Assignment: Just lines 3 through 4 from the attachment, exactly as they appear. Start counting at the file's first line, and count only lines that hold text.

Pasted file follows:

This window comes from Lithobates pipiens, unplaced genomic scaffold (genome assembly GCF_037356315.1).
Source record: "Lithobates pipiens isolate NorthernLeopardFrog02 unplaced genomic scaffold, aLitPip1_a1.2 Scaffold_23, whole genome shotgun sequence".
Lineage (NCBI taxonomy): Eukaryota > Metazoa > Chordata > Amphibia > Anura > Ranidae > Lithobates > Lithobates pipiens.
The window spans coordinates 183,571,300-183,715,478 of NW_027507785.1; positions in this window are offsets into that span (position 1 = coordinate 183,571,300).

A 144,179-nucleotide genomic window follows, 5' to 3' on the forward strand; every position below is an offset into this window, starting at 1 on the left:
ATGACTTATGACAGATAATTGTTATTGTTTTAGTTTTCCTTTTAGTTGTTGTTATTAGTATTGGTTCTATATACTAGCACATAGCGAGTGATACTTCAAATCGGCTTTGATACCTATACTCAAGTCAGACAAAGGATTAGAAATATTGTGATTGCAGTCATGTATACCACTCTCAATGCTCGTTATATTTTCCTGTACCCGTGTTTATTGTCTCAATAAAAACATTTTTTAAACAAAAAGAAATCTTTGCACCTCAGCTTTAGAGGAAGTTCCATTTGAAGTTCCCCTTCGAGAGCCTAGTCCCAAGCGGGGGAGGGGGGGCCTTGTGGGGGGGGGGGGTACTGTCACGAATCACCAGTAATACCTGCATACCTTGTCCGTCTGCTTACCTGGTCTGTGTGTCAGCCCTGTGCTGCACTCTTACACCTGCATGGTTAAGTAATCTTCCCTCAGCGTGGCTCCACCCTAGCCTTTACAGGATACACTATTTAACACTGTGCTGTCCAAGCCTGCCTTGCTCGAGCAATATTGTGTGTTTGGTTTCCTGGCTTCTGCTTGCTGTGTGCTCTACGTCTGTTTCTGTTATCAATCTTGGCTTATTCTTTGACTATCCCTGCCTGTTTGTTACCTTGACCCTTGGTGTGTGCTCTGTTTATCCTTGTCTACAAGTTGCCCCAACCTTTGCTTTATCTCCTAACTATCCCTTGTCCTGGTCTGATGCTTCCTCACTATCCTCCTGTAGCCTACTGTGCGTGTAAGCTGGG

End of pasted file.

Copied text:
Lineage (NCBI taxonomy): Eukaryota > Metazoa > Chordata > Amphibia > Anura > Ranidae > Lithobates > Lithobates pipiens.
The window spans coordinates 183,571,300-183,715,478 of NW_027507785.1; positions in this window are offsets into that span (position 1 = coordinate 183,571,300).